Sexting is defined as the act of sending and/or receiving sexually explicit text messages through a phone, computer, or other electronic device. The messages will usually contain an attachment of an explicit photo or video of the person sending. In some cases, persons who are involved romantically may “sext” messages to each other.
The act of sexting is mostly associated with teens, in particular high school students. However, sexting is also common among adults as well. Many states have begun criminalizing sexting due to concerns over safety and privacy.
Why Is Sexting Illegal?
If you’ve heard of sexting, you may have several questions like “Why is sexting illegal?”, or “Can I be charged with sexting?” Many states have begun criminalizing sexting due to concerns over safety and privacy. In fact, sexting is illegal in many states due to the various risks that have been identified and associated with the act.
For example, sexting can lead to dangers and violations such as:
- Child Pornography charges: If the subject matter of the sext message is a minor, it is possible for the recipient to be charged with possession of child pornography. This can sometimes be true even if both parties consented to the sext messaging
- Bullying: A common concern among students is that of bullying. A newer form of bullying involves the distribution of sext messages to the student body through mass texting
- Harassment and Stalking: Sexting can lead to harassment and stalking, especially where the photo or video messages fall into the hands of a sexual predator. Sexting can place a person in danger, much in the same way abuses are perpetrated through “online dating” sites
Thus, while sexting may seem harmless, it is actually associated with very severe dangers and potential conflicts. Another danger is that newer mobile technologies allow some hackers to access the contents of people’s phones; this might allow them to view, copy, and misuse the pictures that may be stored in a mobile device or smartphone.
Which States Have Sexting Laws?
Sexting is still a relatively new phenomenon. Many states legislatures are introducing anti-sexing statutes into their criminal laws. At least 14states already have some form of sexting law in their books. These include: Wyoming, Virginia, Pennsylvania, Ohio, New York, and Indiana. Several other states are also considering introducing sexting laws through their legislature.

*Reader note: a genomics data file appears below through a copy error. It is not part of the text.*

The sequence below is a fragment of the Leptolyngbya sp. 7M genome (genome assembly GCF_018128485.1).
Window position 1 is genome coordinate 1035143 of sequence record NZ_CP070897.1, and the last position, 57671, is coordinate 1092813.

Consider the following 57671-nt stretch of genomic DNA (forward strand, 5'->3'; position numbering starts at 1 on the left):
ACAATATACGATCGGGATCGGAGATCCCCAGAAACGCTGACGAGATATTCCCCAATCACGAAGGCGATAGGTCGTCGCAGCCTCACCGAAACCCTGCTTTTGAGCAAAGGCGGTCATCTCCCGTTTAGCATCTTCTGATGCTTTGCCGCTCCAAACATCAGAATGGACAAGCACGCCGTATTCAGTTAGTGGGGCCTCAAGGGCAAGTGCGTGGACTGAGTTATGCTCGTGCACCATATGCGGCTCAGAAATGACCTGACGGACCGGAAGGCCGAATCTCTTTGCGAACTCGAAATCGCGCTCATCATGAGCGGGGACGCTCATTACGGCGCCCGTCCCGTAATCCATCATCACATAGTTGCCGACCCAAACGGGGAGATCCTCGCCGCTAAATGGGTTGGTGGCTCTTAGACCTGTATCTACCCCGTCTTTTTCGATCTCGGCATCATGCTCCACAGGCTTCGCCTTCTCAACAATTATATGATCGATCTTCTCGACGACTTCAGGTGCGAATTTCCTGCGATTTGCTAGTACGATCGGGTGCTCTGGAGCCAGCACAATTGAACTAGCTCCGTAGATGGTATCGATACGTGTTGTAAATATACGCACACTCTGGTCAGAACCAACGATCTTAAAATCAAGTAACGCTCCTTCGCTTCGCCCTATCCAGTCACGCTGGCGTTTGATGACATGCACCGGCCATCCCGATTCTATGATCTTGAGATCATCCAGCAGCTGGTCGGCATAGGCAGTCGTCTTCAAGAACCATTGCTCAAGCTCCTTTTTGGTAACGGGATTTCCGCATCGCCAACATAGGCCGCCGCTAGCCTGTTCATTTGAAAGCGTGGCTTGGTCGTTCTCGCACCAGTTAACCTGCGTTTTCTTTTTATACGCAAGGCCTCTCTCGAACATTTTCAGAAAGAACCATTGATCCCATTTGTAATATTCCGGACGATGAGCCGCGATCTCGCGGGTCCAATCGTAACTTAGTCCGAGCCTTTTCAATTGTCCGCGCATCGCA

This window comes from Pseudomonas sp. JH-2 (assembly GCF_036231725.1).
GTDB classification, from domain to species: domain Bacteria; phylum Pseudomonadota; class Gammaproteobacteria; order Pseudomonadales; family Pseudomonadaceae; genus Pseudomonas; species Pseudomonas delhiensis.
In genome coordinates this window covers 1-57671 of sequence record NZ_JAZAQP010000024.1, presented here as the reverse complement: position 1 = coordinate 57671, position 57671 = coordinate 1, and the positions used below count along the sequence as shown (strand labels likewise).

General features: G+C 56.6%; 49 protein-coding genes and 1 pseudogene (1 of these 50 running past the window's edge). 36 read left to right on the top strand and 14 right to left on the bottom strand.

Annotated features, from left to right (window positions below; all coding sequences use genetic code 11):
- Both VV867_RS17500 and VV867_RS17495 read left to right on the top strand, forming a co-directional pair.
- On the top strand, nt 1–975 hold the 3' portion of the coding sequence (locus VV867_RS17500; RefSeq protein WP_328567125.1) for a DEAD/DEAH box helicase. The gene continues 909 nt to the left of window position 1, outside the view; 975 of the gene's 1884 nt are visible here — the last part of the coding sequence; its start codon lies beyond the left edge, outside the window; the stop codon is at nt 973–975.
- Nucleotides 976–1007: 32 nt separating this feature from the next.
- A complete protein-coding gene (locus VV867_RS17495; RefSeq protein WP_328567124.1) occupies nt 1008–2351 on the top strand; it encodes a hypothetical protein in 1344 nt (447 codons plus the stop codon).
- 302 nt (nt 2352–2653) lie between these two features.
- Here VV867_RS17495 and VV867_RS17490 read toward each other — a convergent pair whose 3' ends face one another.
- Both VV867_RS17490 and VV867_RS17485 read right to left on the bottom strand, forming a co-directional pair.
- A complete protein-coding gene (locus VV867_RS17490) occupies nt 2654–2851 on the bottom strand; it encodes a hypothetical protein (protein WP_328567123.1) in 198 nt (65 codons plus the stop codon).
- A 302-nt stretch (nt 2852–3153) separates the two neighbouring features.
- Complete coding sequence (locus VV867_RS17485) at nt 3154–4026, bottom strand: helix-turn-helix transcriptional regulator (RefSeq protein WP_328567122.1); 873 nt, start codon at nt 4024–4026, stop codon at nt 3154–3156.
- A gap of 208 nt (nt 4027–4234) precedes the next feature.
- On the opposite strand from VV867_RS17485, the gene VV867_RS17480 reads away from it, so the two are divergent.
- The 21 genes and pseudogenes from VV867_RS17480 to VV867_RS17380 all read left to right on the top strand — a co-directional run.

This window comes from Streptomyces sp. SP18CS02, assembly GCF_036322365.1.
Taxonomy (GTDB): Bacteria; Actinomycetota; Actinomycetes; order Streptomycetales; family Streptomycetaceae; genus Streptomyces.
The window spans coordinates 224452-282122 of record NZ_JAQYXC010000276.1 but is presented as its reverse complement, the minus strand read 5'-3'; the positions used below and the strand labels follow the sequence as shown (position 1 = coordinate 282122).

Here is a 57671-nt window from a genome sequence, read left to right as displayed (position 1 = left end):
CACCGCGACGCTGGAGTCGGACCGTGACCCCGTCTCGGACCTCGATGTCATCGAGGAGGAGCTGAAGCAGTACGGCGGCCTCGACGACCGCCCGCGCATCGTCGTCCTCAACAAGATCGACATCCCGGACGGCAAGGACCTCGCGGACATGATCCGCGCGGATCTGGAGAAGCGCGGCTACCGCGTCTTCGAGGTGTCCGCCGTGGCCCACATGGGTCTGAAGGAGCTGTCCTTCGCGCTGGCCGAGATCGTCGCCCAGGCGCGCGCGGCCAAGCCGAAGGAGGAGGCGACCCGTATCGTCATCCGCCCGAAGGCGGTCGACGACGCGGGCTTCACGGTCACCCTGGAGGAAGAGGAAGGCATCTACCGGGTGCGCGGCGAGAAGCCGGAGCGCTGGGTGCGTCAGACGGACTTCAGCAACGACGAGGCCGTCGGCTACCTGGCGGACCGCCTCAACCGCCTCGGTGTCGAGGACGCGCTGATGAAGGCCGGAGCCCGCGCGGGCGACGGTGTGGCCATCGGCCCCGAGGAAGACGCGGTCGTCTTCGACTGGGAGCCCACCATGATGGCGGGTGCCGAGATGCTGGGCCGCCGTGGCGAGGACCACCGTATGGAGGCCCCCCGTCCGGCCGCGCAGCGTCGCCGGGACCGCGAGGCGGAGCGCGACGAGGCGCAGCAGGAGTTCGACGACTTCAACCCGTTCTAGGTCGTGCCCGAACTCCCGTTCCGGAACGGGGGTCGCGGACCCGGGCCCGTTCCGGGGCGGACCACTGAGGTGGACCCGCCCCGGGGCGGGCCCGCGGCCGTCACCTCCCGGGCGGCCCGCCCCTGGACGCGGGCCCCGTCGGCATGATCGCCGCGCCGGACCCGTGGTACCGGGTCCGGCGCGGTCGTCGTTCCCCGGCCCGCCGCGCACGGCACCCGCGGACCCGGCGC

What Are the Penalties for Sexting?
Sexting laws usually define sexting as “the practice of sending sexually graphic or explicit pictures of a minor by cell phone”. Most states include language requiring that the photo be of a minor or a child. Legal penalties for sexting may include:
- Fines not exceeding $1,000
- Mandatory counseling (especially for minors)
- Possible jail time
- Restriction of driving privileges for minors
Also, depending on the circumstances, sexting can either result in misdemeanor or more serious felony charges. In most cases, felony charges will result if the sexting involves child pornography issues and the recipient is not a minor. Felony charges usually involve very high criminal fines and prison sentences of greater than one year.
Do I Need a Lawyer if I Have Legal Issues Involving Sexting?
Sexting is a very serious criminal offense in some jurisdictions, and anti-sexting laws are becoming more widespread each year. If you have any legal issues involving sexting, you may wish to hire an experienced criminal defense attorney in your area. Your attorney can help inform you of the sexting laws in your state. If you are facing criminal charges, it is important that you consult with a criminal lawyer for representation during hearings. If you are the victim of sexting, you may want to consider filing a lawsuit against the perpetrator using the services of a personal injury lawyer.